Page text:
Life, writes productivity expert Laura Vanderkam in her book 168 Hours: You Have More Time Than You Think, is “lived in hours.” Vanderkam expertly (and sometimes painfully) debunks the stories we tell ourselves about where those hours go. We asked her to design a 24-hour time management exercise exclusively for O readers. So tomorrow morning, grab a pen and paper and learn how to wrest more meaning and happiness—and, yes, living—from a day in your life.
1. Track everything you do today by the half hour, beginning when you wake up.
2. Put a check mark next to each activity that made you feel energized or excited, an X next to any that drained you, and a W next to any time you felt was wasted (driving across town only to discover the post office was closed, or perusing a catalog of sofas you don’t intend to buy).
3. Let’s zero in on those X’s. Brainstorm ways you could get rid of, delegate, or otherwise minimize these tasks. Really interrogate the voice that automatically says “We can’t skip our Tuesday meeting.” Why can’t you? Is there a more efficient way to share information with your team, like a Google Doc? If errands are sapping your energy, can you combine car trips (swing by the drugstore after a school pickup, for example)?
4. Note the amount of time you just freed up.
5. Now let’s allocate that extra time to nurturing one of three categories: professional or personal goals, relationships, and yourself. Which of these needs the most attention? Even if you have only a little time to spare, you can still make progress on a small, doable goal (spending 15 minutes a day really talking with your kids, perhaps). Write down where this extra time will go.
6. Okay, let’s focus on the W’s. Many people think they don’t have leisure time. They likely do—it’s just spent thoughtlessly. Instead of checking Instagram before bed, could you pick up a book? (My research shows that people who read before bed feel they have more time than people who watch TV or use social media.) Planning your downtime will make it more meaningful. Brainstorm a few ideas.
7. Scan your diary. Did you do anything outside of your routine today? When we don’t do anything unusual, we tend not to form concrete memories, which makes us feel like time is passing quickly. Write down ideas for making your next few days stand out (even if it’s just inviting a coworker to lunch). Presto! Suddenly your Tuesday looks a little more exciting.
Case Studies: Vanderkam offers advice to three very busy women.
Kat McAndrew Love, 40
Hurdle Mills, North Carolina
I have two kids, 6 and 4. My mom has late-stage dementia, and my dad is her caretaker. But Dad’s getting older, too, so I help out. Having them close means I can go to Mom’s appointments—and be there when she needs to be rushed to the ER, which happened recently. When I got the call, I had friends over whom I hadn’t seen in ages. Best-laid plans... Luckily, my husband is great and took over hosting. I came home after six hours, then went to work the next day. Did I mention I’m my family’s breadwinner? I oversee marketing at a digital start-up; my husband is starting a business. My job is stressful. I’m at the office from 8:30 a.m. to 5 p.m. and usually work a few nights a week. I also try to work on weekends to get ahead. Mostly I feel like I’m doing a good job, but sometimes I worry it’s all going to fall apart—one shift in the routine and my life becomes a house of cards. Still, I make time to exercise, eat right, and sleep. What I’d like is more time to just sit, be quiet, and not talk or mull my list of to-dos.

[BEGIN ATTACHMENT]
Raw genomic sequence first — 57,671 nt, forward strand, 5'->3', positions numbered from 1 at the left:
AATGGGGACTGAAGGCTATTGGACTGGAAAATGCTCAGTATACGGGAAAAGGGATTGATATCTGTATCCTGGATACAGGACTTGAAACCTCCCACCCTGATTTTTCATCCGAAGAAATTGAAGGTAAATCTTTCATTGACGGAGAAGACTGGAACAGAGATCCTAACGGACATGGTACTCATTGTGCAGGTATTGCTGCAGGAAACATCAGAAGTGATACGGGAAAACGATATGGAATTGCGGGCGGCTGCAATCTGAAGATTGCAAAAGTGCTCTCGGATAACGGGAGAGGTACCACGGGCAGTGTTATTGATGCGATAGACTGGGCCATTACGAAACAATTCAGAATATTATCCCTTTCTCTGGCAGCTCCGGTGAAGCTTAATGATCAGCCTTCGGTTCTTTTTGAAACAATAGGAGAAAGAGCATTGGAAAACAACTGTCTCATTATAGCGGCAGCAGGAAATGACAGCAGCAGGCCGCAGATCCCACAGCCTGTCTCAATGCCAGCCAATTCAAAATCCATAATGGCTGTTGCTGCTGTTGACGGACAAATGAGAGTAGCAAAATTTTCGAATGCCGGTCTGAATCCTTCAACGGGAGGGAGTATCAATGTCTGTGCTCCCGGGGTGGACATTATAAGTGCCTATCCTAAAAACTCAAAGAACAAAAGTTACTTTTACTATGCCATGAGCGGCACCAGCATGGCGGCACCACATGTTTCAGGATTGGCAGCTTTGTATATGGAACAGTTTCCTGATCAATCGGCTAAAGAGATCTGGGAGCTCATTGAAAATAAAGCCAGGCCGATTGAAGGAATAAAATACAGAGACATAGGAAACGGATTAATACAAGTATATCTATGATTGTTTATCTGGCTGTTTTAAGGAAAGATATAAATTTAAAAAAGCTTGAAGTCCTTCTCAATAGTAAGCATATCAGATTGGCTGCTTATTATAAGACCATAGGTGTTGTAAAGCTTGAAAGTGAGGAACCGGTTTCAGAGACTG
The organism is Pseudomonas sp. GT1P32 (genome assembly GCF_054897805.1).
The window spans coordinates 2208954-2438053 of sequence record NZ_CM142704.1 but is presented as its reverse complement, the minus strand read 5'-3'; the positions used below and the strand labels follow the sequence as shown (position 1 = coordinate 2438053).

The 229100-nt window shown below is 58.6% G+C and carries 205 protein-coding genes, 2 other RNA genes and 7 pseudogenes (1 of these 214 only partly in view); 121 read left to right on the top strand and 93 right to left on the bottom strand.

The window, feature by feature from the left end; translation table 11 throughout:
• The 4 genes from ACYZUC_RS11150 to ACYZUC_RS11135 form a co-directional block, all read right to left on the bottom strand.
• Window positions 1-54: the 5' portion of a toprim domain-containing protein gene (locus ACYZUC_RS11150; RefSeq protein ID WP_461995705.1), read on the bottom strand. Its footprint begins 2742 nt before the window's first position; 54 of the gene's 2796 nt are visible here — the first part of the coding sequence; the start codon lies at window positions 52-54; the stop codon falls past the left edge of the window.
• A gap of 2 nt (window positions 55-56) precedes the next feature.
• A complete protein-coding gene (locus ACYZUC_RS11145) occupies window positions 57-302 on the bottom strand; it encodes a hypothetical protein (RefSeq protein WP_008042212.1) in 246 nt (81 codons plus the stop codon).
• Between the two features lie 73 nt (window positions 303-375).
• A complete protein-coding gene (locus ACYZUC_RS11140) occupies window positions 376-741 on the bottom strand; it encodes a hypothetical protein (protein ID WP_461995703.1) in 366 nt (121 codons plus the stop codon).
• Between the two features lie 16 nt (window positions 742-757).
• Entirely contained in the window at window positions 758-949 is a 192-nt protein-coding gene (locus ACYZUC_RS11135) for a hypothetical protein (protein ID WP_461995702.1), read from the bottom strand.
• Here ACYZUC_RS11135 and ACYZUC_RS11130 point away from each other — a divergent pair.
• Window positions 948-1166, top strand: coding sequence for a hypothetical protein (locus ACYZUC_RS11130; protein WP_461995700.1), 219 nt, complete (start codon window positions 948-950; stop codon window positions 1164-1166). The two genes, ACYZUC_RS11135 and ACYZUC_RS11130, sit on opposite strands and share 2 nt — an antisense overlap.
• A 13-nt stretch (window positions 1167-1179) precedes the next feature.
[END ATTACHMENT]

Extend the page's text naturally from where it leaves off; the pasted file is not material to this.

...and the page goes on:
Vanderkam’s thoughts: Congrats on your supportive husband! Can he help with Mom-related tasks, like doctor visits? Meanwhile, keep staying ahead of the week, leaving space for emergencies—it’s a smart strategy. Gold stars for taking care of yourself, too. Now carve out 15 to 20 minutes to just sit each morning, and so your to-dos won’t bug you, list what’s weighing on you and assign each task a time. If you think “I need to do this right now!,” you’ll see that actually this isn’t the allotted moment. No one is ever “done” with it all. We have to learn to relax despite that fact.
Allison Jordan, 36
I’m the medical director of palliative care at two hospitals, and I help run a hospice program. I work from 8 a.m. to 8 p.m. My job involves a lot of paperwork; I try to get it done before I leave, which is why I get home late. My work is meaningful but exhausting. On weekends, I try to do one thing for myself: get a massage, take a cooking class. What I miss most from North Carolina, where I lived previously, is my friends. Recently a few came to visit, and I remembered how nice it is to hang with them.
Vanderkam’s thoughts: Can you designate one or two nights to finish paperwork to free up the others? And stretch one thing for yourself on weekends to two or three? And visit your pals every few months to get away and recharge? If you can, it’ll make a big difference!
Kris Crenwelge, 50
When I started designing yearbooks for sports teams 18 years ago, I thought I’d set my own schedule. Instead, I soon reached a plate-spinning pace, even after my husband came on board. Fall gets crazy. Dropping a project isn’t an option. I also volunteer for three nonprofits—fulfilling, but more work than play. I’d love to take a sailing class. Have a spa day. Just binge on The Walking Dead.
Vanderkam’s thoughts: Work is this stressful after 18 years? Consider raising your rates. And while you can’t drop clients if you’ve signed a contract, you can say no to new projects. I also advise doubling down on one nonprofit and letting the rest go. I sense that you tell yourself, “I’m overworked because I’m an entrepreneur.” Here’s a new mantra: “Successful entrepreneurs take care of themselves so they can better share their gifts.”